Perdido 03

Perdido 03

Monday, July 15, 2013

Where's The Daily News Cover For Ramarley Graham?

Back on February 2, 2012, Ramarley Graham was followed home by NYPD detectives and shot and killed in his family's apartment.

According to the NY Times, members of the NYPD's Street Narcotics Enforcement Unit pursued Graham after they allegedly received a report that Graham was armed with a gun.

No gun was found on the scene or on Graham's body, though police did find a bag of marijuana in the bathroom where Graham was shot.

Graham was apparently trying to flush the bag of dope when police broke into the apartment and shot him.

The Times describes what happened at the scene this way:

The impression that Mr. Graham had a gun was reinforced as officers tracked the three men. The group next went to a home at 728 East 229th Street, where Mr. Graham was spotted leaving with what appeared to be the butt of a gun in his waistband, according to another set of radio transmissions among the narcotics team members.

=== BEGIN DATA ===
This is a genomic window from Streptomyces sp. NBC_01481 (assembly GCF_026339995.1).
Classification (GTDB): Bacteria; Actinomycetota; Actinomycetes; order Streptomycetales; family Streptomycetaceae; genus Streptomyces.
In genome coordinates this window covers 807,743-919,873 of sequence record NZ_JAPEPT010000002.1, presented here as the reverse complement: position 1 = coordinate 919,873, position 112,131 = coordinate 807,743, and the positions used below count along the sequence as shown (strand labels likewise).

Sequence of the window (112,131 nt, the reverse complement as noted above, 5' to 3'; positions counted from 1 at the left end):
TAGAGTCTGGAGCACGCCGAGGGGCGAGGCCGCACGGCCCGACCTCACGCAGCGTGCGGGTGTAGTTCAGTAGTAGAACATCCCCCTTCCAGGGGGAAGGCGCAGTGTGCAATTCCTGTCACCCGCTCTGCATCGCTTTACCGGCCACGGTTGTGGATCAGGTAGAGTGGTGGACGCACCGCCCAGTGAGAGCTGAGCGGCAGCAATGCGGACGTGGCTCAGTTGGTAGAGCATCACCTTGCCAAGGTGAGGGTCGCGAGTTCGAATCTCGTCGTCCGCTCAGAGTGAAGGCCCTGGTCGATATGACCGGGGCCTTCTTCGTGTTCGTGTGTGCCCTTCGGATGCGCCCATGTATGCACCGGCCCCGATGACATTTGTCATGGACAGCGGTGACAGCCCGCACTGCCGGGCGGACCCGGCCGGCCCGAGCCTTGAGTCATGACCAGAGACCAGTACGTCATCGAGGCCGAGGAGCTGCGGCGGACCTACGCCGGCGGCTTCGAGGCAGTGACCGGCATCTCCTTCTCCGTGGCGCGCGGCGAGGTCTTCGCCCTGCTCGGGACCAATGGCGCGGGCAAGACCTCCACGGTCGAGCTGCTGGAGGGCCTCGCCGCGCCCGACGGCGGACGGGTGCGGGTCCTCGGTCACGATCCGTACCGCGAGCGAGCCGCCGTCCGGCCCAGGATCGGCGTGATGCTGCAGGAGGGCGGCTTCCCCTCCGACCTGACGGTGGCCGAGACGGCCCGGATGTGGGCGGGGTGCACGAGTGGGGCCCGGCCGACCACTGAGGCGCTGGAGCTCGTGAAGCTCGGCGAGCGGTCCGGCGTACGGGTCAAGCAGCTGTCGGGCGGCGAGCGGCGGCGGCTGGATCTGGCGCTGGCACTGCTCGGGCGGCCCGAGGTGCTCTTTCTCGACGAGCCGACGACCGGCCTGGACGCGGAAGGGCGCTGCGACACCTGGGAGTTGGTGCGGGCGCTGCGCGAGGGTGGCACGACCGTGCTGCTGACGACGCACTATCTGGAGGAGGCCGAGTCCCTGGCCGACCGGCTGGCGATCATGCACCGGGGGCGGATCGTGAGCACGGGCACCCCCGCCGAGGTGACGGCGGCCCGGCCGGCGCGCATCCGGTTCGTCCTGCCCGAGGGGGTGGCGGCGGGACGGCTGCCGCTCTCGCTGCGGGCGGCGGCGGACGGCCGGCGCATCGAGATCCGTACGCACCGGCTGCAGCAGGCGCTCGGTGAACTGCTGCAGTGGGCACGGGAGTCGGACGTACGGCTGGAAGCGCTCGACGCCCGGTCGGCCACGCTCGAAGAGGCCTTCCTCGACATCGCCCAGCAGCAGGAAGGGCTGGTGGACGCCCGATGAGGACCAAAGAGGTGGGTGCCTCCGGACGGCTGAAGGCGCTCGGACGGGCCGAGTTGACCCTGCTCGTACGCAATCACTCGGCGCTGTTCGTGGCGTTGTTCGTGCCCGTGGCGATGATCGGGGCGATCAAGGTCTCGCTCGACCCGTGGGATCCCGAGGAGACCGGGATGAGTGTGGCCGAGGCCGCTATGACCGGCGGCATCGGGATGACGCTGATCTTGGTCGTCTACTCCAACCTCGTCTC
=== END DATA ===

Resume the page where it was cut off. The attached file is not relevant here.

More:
Two officers wearing raid jackets and bullet-resistant vests emerged from a van and yelled, “Police! Stop! Don’t move!” said Mr. Kelly, citing the account of a civilian witness. 

But Mr. Graham made it to his home at 749 East 229th Street, and the front door locked, stymieing officers who were pursuing him with their guns drawn. Another tenant, Gene Davis, 60, said he saw the officers rushing through the outside gate before they reached the door. They yelled at him: “Don’t move! Get back!”

Eventually, a man alerted by the commotion let the sergeant in a back door and told him that Mr. Graham lived on the second floor. The officers then spread out: One stayed on the ground floor; the sergeant stayed on the stairs; and two lead officers went to the apartment and knocked. When no one answered, they “broke open” the door, Mr. Kelly said.